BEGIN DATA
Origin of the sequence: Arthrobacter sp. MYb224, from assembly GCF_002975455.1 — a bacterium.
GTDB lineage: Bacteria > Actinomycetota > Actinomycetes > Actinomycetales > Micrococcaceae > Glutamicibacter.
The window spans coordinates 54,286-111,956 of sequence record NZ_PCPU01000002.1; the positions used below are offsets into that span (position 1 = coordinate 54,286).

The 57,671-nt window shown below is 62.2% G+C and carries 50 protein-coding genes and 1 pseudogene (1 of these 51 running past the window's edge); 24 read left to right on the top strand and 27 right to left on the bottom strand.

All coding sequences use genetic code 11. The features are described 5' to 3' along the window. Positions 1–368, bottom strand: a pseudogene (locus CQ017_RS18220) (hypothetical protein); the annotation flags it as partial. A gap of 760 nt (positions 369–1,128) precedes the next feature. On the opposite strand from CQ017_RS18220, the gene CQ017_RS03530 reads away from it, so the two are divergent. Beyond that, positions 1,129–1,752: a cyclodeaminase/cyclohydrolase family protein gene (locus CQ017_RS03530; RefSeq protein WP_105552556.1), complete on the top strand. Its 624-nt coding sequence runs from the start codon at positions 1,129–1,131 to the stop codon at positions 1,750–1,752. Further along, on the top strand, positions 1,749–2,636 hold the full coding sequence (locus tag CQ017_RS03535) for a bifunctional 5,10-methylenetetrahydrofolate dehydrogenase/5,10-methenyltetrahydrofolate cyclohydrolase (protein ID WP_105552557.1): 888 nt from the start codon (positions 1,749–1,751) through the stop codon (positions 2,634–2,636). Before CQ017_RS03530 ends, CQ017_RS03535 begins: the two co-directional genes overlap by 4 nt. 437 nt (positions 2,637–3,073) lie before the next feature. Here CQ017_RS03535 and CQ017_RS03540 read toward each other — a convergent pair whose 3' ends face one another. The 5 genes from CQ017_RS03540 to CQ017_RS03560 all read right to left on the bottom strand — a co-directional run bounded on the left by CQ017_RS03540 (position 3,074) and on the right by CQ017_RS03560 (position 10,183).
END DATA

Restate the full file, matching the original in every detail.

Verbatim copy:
Origin of the sequence: Arthrobacter sp. MYb224, from assembly GCF_002975455.1 — a bacterium.
GTDB lineage: Bacteria > Actinomycetota > Actinomycetes > Actinomycetales > Micrococcaceae > Glutamicibacter.
The window spans coordinates 54,286-111,956 of sequence record NZ_PCPU01000002.1; the positions used below are offsets into that span (position 1 = coordinate 54,286).

The 57,671-nt window shown below is 62.2% G+C and carries 50 protein-coding genes and 1 pseudogene (1 of these 51 running past the window's edge); 24 read left to right on the top strand and 27 right to left on the bottom strand.

All coding sequences use genetic code 11. The features are described 5' to 3' along the window. Positions 1–368, bottom strand: a pseudogene (locus CQ017_RS18220) (hypothetical protein); the annotation flags it as partial. A gap of 760 nt (positions 369–1,128) precedes the next feature. On the opposite strand from CQ017_RS18220, the gene CQ017_RS03530 reads away from it, so the two are divergent. Beyond that, positions 1,129–1,752: a cyclodeaminase/cyclohydrolase family protein gene (locus CQ017_RS03530; RefSeq protein WP_105552556.1), complete on the top strand. Its 624-nt coding sequence runs from the start codon at positions 1,129–1,131 to the stop codon at positions 1,750–1,752. Further along, on the top strand, positions 1,749–2,636 hold the full coding sequence (locus tag CQ017_RS03535) for a bifunctional 5,10-methylenetetrahydrofolate dehydrogenase/5,10-methenyltetrahydrofolate cyclohydrolase (protein ID WP_105552557.1): 888 nt from the start codon (positions 1,749–1,751) through the stop codon (positions 2,634–2,636). Before CQ017_RS03530 ends, CQ017_RS03535 begins: the two co-directional genes overlap by 4 nt. 437 nt (positions 2,637–3,073) lie before the next feature. Here CQ017_RS03535 and CQ017_RS03540 read toward each other — a convergent pair whose 3' ends face one another. The 5 genes from CQ017_RS03540 to CQ017_RS03560 all read right to left on the bottom strand — a co-directional run bounded on the left by CQ017_RS03540 (position 3,074) and on the right by CQ017_RS03560 (position 10,183).